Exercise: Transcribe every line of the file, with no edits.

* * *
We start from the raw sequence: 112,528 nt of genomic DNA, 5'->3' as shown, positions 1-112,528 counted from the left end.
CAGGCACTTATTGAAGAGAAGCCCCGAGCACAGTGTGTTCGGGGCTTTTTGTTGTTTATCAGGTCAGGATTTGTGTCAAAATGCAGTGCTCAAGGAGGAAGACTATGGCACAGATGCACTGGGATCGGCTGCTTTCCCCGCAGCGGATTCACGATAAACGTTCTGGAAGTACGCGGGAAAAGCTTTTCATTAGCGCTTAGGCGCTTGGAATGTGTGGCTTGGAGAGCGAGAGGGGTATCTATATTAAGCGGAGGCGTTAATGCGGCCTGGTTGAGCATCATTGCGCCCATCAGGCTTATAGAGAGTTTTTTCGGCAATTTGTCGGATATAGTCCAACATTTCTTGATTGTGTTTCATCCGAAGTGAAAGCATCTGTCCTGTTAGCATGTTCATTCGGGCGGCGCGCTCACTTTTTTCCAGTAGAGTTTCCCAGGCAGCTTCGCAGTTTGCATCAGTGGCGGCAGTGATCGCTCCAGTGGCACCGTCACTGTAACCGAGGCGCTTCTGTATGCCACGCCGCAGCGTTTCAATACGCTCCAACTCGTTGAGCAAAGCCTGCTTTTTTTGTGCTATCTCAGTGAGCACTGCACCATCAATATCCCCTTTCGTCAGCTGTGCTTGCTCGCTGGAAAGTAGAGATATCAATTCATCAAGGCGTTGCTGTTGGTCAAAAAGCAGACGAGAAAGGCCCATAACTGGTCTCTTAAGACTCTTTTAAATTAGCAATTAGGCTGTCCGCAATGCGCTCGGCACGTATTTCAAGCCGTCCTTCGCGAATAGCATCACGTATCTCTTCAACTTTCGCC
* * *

We start from the raw sequence: 112,528 nt of genomic DNA, 5'->3' as shown, positions 1-112,528 counted from the left end.
CAGGCACTTATTGAAGAGAAGCCCCGAGCACAGTGTGTTCGGGGCTTTTTGTTGTTTATCAGGTCAGGATTTGTGTCAAAATGCAGTGCTCAAGGAGGAAGACTATGGCACAGATGCACTGGGATCGGCTGCTTTCCCCGCAGCGGATTCACGATAAACGTTCTGGAAGTACGCGGGAAAAGCTTTTCATTAGCGCTTAGGCGCTTGGAATGTGTGGCTTGGAGAGCGAGAGGGGTATCTATATTAAGCGGAGGCGTTAATGCGGCCTGGTTGAGCATCATTGCGCCCATCAGGCTTATAGAGAGTTTTTTCGGCAATTTGTCGGATATAGTCCAACATTTCTTGATTGTGTTTCATCCGAAGTGAAAGCATCTGTCCTGTTAGCATGTTCATTCGGGCGGCGCGCTCACTTTTTTCCAGTAGAGTTTCCCAGGCAGCTTCGCAGTTTGCATCAGTGGCGGCAGTGATCGCTCCAGTGGCACCGTCACTGTAACCGAGGCGCTTCTGTATGCCACGCCGCAGCGTTTCAATACGCTCCAACTCGTTGAGCAAAGCCTGCTTTTTTTGTGCTATCTCAGTGAGCACTGCACCATCAATATCCCCTTTCGTCAGCTGTGCTTGCTCGCTGGAAAGTAGAGATATCAATTCATCAAGGCGTTGCTGTTGGTCAAAAAGCAGACGAGAAAGGCCCATAACTGGTCTCTTAAGACTCTTTTAAATTAGCAATTAGGCTGTCCGCAATGCGCTCGGCACGTATTTCAAGCCGTCCTTCGCGAATAGCATCACGTATCTCTTCAACTTTCGCC